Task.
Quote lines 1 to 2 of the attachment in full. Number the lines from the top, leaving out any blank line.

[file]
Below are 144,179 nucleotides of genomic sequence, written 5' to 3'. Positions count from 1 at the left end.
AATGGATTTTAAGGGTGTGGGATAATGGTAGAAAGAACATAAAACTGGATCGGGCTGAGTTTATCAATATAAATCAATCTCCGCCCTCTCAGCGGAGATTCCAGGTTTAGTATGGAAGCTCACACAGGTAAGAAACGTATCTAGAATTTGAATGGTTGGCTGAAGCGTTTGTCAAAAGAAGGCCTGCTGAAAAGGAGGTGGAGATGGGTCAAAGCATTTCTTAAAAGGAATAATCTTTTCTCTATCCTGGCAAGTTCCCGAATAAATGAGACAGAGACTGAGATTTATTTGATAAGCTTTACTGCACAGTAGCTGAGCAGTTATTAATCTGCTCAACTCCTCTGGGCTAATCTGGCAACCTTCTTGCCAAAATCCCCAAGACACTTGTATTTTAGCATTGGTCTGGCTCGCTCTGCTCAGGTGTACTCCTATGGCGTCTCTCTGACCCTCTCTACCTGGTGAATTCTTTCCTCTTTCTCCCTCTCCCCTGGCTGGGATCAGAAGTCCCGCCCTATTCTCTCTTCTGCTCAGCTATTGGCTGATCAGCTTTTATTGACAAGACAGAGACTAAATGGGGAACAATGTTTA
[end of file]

Below are 144,179 nucleotides of genomic sequence, written 5' to 3'. Positions count from 1 at the left end.
AATGGATTTTAAGGGTGTGGGATAATGGTAGAAAGAACATAAAACTGGATCGGGCTGAGTTTATCAATATAAATCAATCTCCGCCCTCTCAGCGGAGATTCCAGGTTTAGTATGGAAGCTCACACAGGTAAGAAACGTATCTAGAATTTGAATGGTTGGCTGAAGCGTTTGTCAAAAGAAGGCCTGCTGAAAAGGAGGTGGAGATGGGTCAAAGCATTTCTTAAAAGGAATAATCTTTTCTCTATCCTGGCAAGTTCCCGAATAAATGAGACAGAGACTGAGATTTATTTGATAAGCTTTACTGCACAGTAGCTGAGCAGTTATTAATCTGCTCAACTCCTCTGGGCTAATCTGGCAACCTTCTTGCCAAAATCCCCAAGACACTTGTATTTTAGCATTGGTCTGGCTCGCTCTGCTCAGGTGTACTCCTATGGCGTCTCTCTGACCCTCTCTACCTGGTGAATTCTTTCCTCTTTCTCCCTCTCCCCTGGCTGGGATCAGAAGTCCCGCCCTATTCTCTCTTCTGCTCAGCTATTGGCTGATCAGCTTTTATTGACAAGACAGAGACTAAATGGGGAACAATGTTTA